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Scandal hit crypto mining firm probed by FINMA

FINMA has indicated in the past that it won't stand for any nonsense by rogue crypto outfits. Keystone

The Swiss financial regulator has opened proceedings against the German-Swiss cryptocurrency venture Envion that dissolved into bitter in-fighting and claims of fraud shortly after raising $100 million from an initial coin offering (ICO) crowdfund.

This content was published on July 26, 2018 - 11:34
swissinfo.ch

The Swiss Financial Market Supervisory Authority (FINMA) said on Thursday that it had opened an enforcement proceeding against the start-up on suspicion that it has broken banking laws with an “unauthorised acceptance of public funds”.

As reported by swissinfo.ch in May, a row broke out between the company’s founders and its chief executive with both sides accusing the other of foul play. CEO and former German television news journalist Matthias Woestmann said that millions of extra tokens had been issued without authorisation and sold for illicit profit.

However, he has also been accused of illegally wresting control of the company from the original founders. Complaints were lodged with FINMA and the German authorities, leaving investors unsure of whether they would get their tokens or their money back.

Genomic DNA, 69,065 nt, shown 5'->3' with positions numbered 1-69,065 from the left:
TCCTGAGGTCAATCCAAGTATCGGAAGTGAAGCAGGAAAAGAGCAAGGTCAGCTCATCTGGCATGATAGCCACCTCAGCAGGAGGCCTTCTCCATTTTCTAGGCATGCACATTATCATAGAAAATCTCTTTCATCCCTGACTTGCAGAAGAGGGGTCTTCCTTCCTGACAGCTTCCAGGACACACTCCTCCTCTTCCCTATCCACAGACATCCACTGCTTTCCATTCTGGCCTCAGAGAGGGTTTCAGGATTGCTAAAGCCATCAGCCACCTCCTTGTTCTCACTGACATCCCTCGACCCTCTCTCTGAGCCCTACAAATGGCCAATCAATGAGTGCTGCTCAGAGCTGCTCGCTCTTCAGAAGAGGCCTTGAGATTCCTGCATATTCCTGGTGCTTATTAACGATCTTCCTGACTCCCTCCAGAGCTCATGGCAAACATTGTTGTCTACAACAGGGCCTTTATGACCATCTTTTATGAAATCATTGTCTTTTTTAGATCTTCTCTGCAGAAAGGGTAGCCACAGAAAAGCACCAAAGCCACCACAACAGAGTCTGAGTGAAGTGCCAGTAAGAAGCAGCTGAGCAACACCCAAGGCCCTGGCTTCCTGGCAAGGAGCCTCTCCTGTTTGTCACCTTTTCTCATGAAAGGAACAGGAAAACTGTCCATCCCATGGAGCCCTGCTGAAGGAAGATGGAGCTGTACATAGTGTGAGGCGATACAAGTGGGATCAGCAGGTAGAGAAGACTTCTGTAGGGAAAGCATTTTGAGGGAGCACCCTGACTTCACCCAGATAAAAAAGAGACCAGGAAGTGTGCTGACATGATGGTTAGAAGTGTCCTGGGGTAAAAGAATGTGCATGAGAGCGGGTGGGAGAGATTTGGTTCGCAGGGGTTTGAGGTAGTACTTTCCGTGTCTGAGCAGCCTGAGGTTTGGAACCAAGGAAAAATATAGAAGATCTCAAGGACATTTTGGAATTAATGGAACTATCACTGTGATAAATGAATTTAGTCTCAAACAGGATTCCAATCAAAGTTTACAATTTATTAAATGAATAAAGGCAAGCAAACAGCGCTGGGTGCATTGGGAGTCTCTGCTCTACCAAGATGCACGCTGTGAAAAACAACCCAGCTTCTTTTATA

Envion got off the ground in Berlin and in October set up its headquarters in the Swiss town of Baar, in the heart of canton Zug’s Crypto Valley, to take advantage of Switzerland’s favourable regulatory environment. The company proposed making portable environmentally-friendly cryptocurrency mining units.

FINMA has made it clear in the past that it will not tolerate malpractice in the burgeoning ICO and crypto industries. Last year it shut down three companies behind illegal cryptocurrencies and said it was investigating other suspected cases.

In February it issued guidelines to regulate the ICO industry, which demarcated which tokens represented securities.

According to a recent report by PwC, Switzerland attracted $1.46 billion in ICO funds in 2017, a sum that swelled by a further $456 million between January and the end of May this year.

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